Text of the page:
Best Natural Weed Killer: Green Gobbler 20% Vinegar Weed and Grass Killer

Green Gobbler 20% Vinegar Weed & Grass Killer

Who it's for: People who want a weed killer that's safe for use around pets and children.
Who it isn't for: People who want a selective weed killer that doesn't require precise application.

Green Gobbler's weed killer is an all-natural way to prevent weeds from growing in your yard. Its formula contains two simple ingredients: vinegar and water. But since the mixture is so concentrated, you can expect the weed killer to be about four times stronger than the table vinegar in your pantry.

This treatment works by drying out the weeds it touches, a process that typically kills them within 24 hours. This makes it an extremely effective natural weed killer. But there's one important thing to note: The Green Gobbler weed killer will prevent all kinds of seeds from growing roots—including any seeds you intentionally planted if you accidentally spray them. (After all, vinegar doesn't know the difference between weeds and vegetables.) This makes the application process less convenient than the selective weed killers on this list. But if your top priority is using all-natural ingredients, this is a necessary tradeoff—the product is one of the few all-natural and organic weed killers out there. And since it comes inside a tank sprayer, it should be easy to target unwanted weeds while avoiding the plants you want to keep. Plus, it's safe to use around children and pets when used as directed, unlike most chemical weed killers.

Product Details:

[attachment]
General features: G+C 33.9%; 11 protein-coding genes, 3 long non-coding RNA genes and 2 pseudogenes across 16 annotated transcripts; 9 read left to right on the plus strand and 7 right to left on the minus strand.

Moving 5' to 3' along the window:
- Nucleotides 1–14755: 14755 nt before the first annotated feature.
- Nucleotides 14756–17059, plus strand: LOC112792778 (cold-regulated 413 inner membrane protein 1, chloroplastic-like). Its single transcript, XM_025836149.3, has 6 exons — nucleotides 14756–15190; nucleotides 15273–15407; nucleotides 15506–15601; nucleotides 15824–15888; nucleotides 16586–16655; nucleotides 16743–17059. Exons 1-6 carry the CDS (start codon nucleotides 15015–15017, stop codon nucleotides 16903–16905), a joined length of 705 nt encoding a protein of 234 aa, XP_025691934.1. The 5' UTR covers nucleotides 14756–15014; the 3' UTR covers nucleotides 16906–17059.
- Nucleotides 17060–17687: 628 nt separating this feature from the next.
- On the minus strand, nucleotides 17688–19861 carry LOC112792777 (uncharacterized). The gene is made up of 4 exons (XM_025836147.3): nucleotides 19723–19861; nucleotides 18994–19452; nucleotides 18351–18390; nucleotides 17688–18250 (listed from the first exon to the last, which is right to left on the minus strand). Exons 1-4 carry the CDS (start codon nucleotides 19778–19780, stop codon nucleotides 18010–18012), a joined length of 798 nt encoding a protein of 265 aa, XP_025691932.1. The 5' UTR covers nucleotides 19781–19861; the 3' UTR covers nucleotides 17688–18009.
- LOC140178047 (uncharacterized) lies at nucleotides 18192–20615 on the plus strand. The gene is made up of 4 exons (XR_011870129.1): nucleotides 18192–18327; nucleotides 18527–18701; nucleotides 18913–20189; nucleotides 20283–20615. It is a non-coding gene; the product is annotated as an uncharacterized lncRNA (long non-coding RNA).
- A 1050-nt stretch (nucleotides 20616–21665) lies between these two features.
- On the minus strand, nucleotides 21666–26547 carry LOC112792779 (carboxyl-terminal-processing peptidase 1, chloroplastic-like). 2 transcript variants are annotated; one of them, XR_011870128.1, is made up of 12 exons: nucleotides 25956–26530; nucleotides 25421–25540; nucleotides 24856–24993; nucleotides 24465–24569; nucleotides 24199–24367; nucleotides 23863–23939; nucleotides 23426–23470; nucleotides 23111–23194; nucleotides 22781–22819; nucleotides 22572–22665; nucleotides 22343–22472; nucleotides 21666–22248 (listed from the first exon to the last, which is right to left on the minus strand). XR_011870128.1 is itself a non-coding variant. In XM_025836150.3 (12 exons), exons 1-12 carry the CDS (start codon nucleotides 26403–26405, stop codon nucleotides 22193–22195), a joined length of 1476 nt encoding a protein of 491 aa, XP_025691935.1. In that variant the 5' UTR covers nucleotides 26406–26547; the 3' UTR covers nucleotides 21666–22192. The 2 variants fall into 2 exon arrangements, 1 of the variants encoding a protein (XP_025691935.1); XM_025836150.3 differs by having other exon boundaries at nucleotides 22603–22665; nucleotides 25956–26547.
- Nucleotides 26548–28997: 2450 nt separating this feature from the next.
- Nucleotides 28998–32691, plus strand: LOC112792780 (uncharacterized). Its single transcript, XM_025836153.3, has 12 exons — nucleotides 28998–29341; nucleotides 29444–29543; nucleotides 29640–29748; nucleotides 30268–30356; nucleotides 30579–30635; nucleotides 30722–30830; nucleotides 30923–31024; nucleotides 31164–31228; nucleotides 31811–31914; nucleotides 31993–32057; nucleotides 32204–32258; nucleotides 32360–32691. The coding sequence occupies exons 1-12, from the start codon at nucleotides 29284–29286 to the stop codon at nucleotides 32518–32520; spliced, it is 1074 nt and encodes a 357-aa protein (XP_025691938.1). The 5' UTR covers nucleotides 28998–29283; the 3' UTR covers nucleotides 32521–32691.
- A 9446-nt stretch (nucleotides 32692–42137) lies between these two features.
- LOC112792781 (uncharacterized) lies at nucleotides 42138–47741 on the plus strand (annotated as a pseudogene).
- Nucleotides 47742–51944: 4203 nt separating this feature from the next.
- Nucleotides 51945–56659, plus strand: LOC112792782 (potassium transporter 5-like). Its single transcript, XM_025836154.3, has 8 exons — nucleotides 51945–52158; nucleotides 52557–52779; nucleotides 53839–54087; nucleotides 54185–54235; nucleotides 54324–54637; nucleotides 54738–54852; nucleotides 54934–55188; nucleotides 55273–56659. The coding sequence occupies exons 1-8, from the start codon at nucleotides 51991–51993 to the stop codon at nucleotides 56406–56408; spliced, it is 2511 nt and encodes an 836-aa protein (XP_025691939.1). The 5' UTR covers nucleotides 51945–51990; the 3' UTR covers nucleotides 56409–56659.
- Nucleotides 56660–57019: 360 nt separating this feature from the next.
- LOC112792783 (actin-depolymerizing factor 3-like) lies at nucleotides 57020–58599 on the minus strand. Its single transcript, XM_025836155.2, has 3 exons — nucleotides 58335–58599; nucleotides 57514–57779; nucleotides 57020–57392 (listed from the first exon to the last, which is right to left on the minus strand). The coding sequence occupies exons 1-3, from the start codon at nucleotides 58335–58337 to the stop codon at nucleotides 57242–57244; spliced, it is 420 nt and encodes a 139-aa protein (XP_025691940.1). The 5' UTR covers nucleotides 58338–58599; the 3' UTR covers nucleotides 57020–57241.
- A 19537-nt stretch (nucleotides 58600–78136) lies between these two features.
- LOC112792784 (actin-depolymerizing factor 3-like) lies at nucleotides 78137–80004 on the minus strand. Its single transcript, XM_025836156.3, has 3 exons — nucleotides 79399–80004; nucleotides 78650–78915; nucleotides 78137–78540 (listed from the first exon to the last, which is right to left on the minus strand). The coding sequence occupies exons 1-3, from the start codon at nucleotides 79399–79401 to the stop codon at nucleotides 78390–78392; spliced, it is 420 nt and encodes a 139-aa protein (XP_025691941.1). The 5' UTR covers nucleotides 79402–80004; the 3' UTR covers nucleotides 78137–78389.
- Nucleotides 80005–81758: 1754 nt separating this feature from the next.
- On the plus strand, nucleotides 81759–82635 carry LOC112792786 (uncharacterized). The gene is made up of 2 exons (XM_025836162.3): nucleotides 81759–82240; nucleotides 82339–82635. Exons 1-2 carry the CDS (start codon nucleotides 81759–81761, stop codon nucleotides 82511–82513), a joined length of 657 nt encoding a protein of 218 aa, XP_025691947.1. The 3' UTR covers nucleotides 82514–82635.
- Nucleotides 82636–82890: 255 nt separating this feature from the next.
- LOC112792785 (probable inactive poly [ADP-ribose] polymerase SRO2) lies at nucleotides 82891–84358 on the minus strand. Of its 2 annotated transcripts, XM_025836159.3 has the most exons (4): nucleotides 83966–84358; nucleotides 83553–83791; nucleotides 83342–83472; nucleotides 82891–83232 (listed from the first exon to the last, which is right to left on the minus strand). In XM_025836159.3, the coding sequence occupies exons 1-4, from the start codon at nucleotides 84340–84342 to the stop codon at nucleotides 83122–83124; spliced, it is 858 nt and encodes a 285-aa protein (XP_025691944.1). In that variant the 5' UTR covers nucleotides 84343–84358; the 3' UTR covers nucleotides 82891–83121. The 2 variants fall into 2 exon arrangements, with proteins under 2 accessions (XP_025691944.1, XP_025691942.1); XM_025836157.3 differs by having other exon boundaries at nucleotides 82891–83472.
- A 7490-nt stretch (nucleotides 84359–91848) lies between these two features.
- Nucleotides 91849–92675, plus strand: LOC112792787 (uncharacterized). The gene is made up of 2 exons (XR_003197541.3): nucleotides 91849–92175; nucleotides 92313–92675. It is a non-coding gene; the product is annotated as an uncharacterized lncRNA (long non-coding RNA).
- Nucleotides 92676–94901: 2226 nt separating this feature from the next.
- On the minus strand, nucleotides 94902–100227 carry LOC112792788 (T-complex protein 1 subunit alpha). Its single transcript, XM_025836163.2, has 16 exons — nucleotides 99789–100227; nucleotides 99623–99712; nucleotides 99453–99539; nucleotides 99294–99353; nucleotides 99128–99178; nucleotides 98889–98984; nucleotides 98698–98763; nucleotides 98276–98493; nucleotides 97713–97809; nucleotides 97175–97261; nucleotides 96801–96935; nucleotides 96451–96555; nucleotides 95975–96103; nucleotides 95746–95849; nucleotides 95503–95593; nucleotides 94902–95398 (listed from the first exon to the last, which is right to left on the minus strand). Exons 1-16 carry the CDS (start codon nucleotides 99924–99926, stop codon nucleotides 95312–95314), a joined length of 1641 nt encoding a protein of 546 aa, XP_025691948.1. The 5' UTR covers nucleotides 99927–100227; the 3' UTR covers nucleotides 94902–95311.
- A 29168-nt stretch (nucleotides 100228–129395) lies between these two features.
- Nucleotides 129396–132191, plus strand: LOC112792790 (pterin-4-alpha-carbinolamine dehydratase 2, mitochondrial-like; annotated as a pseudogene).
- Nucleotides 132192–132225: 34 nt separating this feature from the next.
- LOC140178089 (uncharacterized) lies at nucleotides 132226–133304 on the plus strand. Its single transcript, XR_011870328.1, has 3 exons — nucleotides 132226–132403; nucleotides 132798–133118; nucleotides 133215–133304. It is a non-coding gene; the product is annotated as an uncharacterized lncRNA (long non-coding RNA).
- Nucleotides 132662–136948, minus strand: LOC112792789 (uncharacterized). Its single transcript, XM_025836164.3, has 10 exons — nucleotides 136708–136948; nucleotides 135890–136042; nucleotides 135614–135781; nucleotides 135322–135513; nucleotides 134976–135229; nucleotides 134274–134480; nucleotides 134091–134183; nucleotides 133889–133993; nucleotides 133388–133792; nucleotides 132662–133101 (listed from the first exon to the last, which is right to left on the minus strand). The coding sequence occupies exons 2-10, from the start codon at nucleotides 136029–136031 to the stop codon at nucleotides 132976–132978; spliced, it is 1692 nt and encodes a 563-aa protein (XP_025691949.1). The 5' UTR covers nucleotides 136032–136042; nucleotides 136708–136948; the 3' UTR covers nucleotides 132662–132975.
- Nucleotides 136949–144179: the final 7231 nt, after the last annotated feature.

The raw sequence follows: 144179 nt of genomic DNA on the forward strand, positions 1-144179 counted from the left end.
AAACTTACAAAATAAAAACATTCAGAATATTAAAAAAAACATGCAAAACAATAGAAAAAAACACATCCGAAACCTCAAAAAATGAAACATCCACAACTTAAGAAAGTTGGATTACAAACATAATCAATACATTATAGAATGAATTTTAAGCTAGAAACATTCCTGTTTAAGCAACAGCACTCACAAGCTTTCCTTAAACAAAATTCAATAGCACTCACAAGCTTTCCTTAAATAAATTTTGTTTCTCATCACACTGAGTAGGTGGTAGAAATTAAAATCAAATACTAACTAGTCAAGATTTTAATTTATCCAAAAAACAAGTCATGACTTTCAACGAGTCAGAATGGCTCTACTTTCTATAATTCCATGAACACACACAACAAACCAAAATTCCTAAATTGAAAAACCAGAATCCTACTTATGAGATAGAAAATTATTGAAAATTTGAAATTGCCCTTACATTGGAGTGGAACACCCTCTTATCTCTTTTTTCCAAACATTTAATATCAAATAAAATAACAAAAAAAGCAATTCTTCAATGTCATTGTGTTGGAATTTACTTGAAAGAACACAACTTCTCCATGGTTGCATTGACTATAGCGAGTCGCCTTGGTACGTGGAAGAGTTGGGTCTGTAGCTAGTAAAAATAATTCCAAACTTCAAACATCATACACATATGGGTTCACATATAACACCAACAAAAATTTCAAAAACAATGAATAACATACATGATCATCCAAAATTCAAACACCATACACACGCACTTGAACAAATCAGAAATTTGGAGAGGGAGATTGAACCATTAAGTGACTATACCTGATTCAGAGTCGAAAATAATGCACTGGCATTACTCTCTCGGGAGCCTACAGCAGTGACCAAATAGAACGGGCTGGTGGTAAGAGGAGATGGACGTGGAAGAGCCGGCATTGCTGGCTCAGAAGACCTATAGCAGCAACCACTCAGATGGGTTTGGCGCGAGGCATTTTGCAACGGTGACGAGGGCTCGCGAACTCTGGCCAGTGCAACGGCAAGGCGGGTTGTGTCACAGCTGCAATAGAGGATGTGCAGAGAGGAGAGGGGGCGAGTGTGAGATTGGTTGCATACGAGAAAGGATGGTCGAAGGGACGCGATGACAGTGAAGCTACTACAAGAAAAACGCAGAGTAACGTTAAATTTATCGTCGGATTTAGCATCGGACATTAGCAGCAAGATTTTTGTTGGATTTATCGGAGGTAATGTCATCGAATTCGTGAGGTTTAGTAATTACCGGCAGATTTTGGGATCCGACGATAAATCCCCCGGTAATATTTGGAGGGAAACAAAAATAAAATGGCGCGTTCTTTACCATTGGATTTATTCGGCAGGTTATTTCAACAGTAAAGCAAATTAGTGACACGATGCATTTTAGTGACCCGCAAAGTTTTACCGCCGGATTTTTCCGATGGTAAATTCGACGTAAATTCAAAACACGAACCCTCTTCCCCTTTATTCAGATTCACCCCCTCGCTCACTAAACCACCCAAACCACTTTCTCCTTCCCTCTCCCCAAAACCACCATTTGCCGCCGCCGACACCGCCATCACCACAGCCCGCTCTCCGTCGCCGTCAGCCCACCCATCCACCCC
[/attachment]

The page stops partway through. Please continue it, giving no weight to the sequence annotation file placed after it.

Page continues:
• Active Ingredients: Vinegar
  • Pre-Emergent: No
  • Post-Emergent: Yes
  • Selective: No
  • Targeted Plants: All
  • Application Style: Tank sprayer

Best Weed Killer for Lawns: BioAdvanced All-in-One Lawn Weed Killer Concentrate

BioAdvanced 704140 All-in-One Lawn Weed and Crabgrass Killer

Who it's for: People who want to kill weeds on large lawns both before and after they've emerged.
Who it isn't for: People who want a weed killer that's safe to use around pets and kids.

Weeding by hand can be frustrating. But spraying individual weeds with weed killer can be just as tedious, especially if your yard is big. So when you're working with a large space, like a lawn, a selective weed killer comes in handy. And that's why we recommend BioAdvanced's All-in-One Lawn Weed Killer for the job.

The weed killer is designed to kill 217 common yard weeds before and after they've emerged, including crabgrass. It's a great option for killing fully grown weeds and for stopping younger weeds in their tracks. This dual approach makes the BioAdvanced weed killer a great pick for your lawn, and its easy application method makes it an even better buy. Simply attach it to your garden hose and turn the water on, then use your thumb to activate the sprayer. Since the weed killer is selective, you can spread it freely across your yard to clean up weeds without harming your lawn.

Product Details:

  • Active Ingredients: 2,4-D, dimethylamine salt, Quinclorac, and dicamba
  • Pre-Emergent: Yes
  • Post-Emergent: Yes
  • Selective: Yes
  • Targeted Plants: Dandelion, clover, thistle, chickweed, crabgrass, and more
  • Application Style: Tank sprayer

Best Weed Killer for Flower Beds: Roundup Landscape Weed Preventer

Roundup Landscape Weed Preventer